Most smokers say they do not plan to be smoking in five years. But in fact, more than 70 percent of smokers continue to smoke. The main reason it is so tough to quit is the discomfort of withdrawal. When smokers suddenly stop or sharply cut back on their tobacco use, a host of distressing symptoms quickly set in. People are tempted to start smoking again to relieve the distress. Common symptoms of tobacco withdrawal include the following:
Three strategies have been shown to best help people quit smoking: using medications, getting support and encouragement, and learning to handle the urge to smoke.
Personal counseling or a quit-smoking program can help someone learn how to live life as a nonsmoker. Studies have shown that the more counseling people have, the greater their chances of success. A quit-smoking program that offers at least four to seven sessions over a period of at least two weeks and devotes a satisfactory amount of time and attention to the problem has proven to be the most successful. Friends and family members can also give support. In addition, self-help books and telephone hotlines may be helpful.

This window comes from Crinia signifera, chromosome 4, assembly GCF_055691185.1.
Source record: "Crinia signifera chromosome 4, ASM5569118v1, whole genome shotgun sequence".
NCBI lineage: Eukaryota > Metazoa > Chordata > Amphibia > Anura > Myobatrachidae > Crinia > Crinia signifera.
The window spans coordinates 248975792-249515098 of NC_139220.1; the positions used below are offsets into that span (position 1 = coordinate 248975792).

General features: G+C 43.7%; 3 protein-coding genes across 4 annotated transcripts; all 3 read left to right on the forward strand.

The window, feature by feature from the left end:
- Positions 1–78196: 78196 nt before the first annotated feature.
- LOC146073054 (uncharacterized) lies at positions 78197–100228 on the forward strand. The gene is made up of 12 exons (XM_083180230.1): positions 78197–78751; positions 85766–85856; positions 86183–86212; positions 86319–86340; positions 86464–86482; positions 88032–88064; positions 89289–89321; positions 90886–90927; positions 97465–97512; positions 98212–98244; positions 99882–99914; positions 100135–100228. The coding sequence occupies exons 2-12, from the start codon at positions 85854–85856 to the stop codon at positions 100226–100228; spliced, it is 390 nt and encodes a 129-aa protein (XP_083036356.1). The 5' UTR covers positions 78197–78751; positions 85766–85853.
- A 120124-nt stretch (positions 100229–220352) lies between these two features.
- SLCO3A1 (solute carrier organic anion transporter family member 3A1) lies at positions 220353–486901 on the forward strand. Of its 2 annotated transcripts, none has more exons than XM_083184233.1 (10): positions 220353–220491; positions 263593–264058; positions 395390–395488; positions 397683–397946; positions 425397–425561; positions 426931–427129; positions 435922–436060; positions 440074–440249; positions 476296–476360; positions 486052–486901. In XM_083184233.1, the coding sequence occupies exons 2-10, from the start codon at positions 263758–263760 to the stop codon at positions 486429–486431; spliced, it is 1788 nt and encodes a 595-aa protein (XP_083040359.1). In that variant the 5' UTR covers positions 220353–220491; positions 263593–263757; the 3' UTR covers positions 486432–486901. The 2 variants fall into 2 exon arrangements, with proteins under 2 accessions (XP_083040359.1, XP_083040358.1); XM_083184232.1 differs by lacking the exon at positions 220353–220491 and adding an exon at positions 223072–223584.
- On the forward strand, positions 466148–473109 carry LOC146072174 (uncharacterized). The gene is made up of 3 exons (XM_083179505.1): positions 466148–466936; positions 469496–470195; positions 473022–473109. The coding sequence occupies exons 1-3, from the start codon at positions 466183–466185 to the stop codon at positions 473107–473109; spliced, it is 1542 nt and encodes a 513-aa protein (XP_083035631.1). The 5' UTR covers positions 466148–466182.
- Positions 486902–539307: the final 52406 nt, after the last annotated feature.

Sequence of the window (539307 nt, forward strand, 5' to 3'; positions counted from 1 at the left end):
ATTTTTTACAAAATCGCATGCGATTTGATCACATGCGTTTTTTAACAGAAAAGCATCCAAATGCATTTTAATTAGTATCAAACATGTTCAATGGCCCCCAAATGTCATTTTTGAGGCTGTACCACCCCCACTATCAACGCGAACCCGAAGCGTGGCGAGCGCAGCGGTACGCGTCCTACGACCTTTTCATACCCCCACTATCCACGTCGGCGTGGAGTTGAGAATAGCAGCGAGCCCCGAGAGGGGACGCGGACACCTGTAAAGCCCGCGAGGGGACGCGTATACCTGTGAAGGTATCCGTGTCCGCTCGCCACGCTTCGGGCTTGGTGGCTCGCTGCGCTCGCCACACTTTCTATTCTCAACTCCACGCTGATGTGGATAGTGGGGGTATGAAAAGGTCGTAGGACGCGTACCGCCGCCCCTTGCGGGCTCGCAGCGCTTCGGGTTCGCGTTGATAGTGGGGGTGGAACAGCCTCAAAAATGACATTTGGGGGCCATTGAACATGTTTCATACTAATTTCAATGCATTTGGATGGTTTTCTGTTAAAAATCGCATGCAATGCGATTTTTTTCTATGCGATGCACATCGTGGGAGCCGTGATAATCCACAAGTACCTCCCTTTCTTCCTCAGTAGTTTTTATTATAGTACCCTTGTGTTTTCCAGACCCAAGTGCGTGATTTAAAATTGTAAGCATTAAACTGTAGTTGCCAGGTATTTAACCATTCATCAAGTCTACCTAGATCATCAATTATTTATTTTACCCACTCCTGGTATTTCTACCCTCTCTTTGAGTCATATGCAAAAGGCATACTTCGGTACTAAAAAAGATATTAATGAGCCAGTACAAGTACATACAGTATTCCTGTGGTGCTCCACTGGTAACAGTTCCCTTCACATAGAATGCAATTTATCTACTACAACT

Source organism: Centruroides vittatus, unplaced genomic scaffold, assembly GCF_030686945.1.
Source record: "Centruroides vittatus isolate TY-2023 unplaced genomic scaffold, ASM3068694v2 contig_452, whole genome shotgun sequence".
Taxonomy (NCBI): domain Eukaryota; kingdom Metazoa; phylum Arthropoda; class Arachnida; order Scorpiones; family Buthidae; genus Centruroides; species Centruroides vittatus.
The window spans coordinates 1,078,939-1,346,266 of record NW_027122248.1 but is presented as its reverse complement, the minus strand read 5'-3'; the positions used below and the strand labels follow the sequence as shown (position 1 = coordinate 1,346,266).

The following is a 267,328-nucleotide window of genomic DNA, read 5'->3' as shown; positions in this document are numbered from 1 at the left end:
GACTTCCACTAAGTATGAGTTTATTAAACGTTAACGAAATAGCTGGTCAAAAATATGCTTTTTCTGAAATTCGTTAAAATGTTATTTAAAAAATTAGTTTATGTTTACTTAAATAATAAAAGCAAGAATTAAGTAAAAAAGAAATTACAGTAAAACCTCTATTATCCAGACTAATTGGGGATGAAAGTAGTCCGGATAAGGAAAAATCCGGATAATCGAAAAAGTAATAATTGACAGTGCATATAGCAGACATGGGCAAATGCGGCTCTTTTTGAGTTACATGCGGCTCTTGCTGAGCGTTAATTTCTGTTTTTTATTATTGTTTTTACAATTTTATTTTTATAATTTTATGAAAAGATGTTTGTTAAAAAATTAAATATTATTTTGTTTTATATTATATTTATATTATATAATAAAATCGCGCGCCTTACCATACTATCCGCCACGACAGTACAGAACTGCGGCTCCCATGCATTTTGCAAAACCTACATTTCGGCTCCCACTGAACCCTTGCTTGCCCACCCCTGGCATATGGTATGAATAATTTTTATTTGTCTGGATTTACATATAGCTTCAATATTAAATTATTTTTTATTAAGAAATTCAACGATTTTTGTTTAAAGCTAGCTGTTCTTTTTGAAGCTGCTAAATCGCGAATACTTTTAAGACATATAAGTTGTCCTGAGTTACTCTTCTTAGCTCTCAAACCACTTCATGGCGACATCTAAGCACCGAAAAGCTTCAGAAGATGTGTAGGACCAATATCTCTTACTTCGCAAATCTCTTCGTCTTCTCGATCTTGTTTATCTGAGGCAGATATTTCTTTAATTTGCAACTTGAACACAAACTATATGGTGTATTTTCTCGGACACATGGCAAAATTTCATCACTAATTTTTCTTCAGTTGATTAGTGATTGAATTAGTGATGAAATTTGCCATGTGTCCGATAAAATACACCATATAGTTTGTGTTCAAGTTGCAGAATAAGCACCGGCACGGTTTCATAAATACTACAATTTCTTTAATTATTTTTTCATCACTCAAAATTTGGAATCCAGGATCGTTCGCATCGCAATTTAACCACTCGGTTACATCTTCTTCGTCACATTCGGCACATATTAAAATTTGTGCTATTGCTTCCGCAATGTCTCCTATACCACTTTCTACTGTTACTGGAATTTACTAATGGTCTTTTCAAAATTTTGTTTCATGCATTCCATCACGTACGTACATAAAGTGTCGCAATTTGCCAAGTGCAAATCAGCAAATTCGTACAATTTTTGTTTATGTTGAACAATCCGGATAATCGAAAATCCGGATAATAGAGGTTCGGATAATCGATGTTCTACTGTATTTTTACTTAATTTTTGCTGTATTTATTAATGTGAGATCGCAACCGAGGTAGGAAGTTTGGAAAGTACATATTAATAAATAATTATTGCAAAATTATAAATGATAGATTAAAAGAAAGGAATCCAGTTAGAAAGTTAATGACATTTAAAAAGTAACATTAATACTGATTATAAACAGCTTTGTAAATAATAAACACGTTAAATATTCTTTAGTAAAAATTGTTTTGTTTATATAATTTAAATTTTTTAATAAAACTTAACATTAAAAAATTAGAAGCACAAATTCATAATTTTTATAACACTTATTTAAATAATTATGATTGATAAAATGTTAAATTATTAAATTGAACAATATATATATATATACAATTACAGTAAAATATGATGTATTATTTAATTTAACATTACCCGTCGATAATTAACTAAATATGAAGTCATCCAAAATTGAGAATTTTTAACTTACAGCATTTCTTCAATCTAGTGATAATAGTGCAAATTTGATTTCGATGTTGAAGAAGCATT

People benefit from becoming aware of the situations or problems that make them want to smoke. For example, many people like to smoke when they are around other smokers or are feeling sad or frustrated. It is a good idea to avoid these situations as much as possible when trying to quit. Engaging in enjoyable and healthy physical activities, such as going for a walk or bike ride, can reduce stress. People who want to quit need to keep their minds busy, too, to help control thoughts of smoking.